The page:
down at the bottom of the garden

fisherboy statue

Here are the last ones from the Garden Tour last week. Just to clarify I didn’t do any actual touring, I was in the one garden all day. The first thing I was attracted to was the row of birdhouses, and below was a little statue of a fisherboy. He didn’t mind me drawing him, and stayed still the entire time. This was a very peaceful part of the garden, though at one point I was distracted by a massive bee the size of a small bird who had no interest in me, but I kept my distance all the same. I’m very pro-bee (but rather anti-wasp) and wish they weren’t disappearing at the rate that they are, because they basically help keep us in existence. This thing was like the Mountain that Buzzes. I spent a bit more time looking around at the various yard ornaments and garden furniture, sketching them below on one page. Along the lawn where metal silhouettes of fairies, reminding me of the Cottingley fairies. Sketching that garden was fun.

garden objects

they’re changing the guard at buckingham palace

buckingham palace

Perhaps it was the hangover of royal wedding fever that got me wanting to go to and sketch at Buckingham Palace. Maybe it was just that I decided, on this sketching day in London, to get out at Green Park, where I’d not been in such a long time, and walk over to the Mall rather than head down to the River or the City. Either way, I had forgotten about the Changing of the Guard, and arrived at the Palace about half an hour before it started, just as the crowds were gathering. The Queen was home, as the sovereign’s flag was flying, and amazingly the sun was shining. It had rained every day, heavily, since I’d been in London and so perhaps this was to be my lucky day! (Fat chance, it bucketed down later on.) ‘The Mall’ by the way is pronounced as in ‘pal’ not as in ‘small’, a note to American tourists. There are no Sears stores or Gaps or food courts (though I’m sure Victoria has a few secrets). The Queen’s guards know their audience though. Sticking to tradition, as they performed their historic ceremony at the gates of the royal residence, the Scots guards in their bright red jackets and tall bearskin hats belted out the theme tune to ‘Superman’. Or perhaps it was ‘Superma’am’?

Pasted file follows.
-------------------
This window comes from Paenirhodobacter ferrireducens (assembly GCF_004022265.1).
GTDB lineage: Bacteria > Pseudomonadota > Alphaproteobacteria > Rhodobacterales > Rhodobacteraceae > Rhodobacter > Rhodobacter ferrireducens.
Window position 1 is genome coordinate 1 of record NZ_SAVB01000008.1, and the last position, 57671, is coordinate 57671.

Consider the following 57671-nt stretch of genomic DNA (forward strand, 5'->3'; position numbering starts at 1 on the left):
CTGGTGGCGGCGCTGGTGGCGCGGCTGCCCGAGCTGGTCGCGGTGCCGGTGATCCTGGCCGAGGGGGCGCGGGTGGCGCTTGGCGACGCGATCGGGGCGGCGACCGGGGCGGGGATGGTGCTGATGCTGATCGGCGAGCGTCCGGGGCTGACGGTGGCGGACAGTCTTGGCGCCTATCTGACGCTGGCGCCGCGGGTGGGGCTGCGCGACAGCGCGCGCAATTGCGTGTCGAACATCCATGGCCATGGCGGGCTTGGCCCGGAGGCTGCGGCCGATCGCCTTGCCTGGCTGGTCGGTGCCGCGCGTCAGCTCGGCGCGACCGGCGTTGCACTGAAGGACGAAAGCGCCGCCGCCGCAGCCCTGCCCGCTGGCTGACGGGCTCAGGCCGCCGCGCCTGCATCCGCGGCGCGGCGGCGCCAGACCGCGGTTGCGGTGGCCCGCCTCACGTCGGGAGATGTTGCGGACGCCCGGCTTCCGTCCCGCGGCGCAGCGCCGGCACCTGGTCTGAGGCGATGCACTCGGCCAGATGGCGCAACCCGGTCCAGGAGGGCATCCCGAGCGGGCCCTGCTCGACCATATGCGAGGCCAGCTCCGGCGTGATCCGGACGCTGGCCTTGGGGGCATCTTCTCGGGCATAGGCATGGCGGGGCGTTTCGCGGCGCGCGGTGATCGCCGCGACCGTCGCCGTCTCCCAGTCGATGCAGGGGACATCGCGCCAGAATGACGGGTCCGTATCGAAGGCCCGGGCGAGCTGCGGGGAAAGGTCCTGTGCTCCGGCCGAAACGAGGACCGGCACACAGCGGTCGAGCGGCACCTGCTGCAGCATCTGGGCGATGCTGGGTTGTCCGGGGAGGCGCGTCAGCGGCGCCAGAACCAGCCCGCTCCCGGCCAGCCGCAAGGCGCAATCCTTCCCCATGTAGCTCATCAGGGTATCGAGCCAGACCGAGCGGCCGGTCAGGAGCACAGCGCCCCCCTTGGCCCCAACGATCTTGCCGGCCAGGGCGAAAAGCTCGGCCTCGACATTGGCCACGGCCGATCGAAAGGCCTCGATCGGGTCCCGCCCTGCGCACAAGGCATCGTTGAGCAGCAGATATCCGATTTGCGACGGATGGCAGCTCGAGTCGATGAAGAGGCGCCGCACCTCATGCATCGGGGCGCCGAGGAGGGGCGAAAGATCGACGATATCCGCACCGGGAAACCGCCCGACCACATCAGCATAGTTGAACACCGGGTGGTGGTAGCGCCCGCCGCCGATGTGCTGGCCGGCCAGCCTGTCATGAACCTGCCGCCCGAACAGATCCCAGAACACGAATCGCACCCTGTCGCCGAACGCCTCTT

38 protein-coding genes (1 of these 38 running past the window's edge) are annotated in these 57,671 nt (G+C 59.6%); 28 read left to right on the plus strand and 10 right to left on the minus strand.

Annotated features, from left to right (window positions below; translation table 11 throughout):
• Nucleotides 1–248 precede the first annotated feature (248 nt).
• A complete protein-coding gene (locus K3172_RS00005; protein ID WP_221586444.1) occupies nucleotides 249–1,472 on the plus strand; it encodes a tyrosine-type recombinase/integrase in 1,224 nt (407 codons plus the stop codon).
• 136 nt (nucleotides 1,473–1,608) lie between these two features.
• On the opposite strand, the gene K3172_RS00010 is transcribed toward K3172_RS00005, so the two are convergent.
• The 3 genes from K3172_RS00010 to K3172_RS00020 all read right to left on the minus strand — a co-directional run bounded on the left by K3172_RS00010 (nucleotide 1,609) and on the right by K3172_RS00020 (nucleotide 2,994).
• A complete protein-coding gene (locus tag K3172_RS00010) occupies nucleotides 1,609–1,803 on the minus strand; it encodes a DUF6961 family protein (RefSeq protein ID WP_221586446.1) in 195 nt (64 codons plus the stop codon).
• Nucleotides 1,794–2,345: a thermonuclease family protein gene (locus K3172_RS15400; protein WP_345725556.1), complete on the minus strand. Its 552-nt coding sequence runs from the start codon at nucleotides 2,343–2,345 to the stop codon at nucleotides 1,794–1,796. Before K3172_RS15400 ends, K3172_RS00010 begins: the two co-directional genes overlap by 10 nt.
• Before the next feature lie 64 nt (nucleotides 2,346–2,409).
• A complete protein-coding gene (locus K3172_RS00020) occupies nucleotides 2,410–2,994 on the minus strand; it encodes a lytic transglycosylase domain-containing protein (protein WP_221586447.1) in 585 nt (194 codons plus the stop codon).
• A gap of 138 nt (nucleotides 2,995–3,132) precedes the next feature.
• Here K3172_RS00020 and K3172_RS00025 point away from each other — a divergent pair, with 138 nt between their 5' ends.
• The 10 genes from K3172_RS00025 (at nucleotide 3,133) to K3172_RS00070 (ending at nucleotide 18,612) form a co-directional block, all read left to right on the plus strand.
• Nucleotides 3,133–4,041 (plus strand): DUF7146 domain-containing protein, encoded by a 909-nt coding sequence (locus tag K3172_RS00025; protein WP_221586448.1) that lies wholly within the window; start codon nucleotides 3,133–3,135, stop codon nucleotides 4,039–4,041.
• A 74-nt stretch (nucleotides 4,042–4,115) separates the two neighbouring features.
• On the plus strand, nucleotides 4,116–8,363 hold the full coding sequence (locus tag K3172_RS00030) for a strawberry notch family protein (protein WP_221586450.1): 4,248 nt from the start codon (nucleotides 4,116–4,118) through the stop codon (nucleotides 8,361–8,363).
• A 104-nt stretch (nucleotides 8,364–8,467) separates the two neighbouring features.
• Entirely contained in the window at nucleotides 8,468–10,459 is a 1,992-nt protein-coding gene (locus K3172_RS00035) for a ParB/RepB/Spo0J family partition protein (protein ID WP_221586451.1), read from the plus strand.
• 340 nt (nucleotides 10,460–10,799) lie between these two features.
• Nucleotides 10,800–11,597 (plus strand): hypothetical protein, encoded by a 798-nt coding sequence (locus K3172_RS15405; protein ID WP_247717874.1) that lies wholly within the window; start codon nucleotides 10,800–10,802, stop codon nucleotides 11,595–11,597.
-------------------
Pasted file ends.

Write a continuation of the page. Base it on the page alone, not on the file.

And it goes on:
st james park

I made hay while the sun shone. That’s St.James’s Park above, one of the smaller but more decorated Royal Parks, looking off towards Big Ben and the London Eye. Below, a statue of the Queen Mum, and behind her a statue of Colin Firth.

queen mum and king george vi

hey paper champion!

philadelphia museum of art

Five hours to kill in Philadelphia, so what do I do? Do I go down to the historic centre, visit where United States of America was made, see the Liberty Bell, see where Ben Franklin lived, eat a Philly cheesesteak? Well I wouldn’t do the last one as I don’t eat that sort of meat. No, for me it’s all about Rocky. I took the train to 30th St Station (an impressively grand station, in what I must say is an impressively grand city), checked out a map with my ipod on the free wifi (gotta love technology), and walked over to the famous Museum of Art, where Rocky Balboa famously ran up the famous steps, humming the famous tune under his breath, jumped up and down a few times, then ran down and got back into his tourist bus with the scores of other people doing the same. I for one walked up the steps. The view is very nice. At the bottom of the steps and to the side is the famous (and impressively grand) statue of Rocky, a prop from the movies which has become a pilgrimage spot for folks like, well, me. Well I wish they had a statue of Clubber Lang, he’s my favourite. Him and Mickey. “This guy’ll kill ya to death! He’ll knock ya to tomorrow!” Anyway after a sketch and a few photos of the Italian Stallion, I sauntered back to the train station, having only enough time to stop and sketch one Philly fire hydrant. I liked the yellow traffic lights here too. And then I flew to England, to tell everyone I saw Rocky. They were suitably impressed.

rocky statuephilly hydrant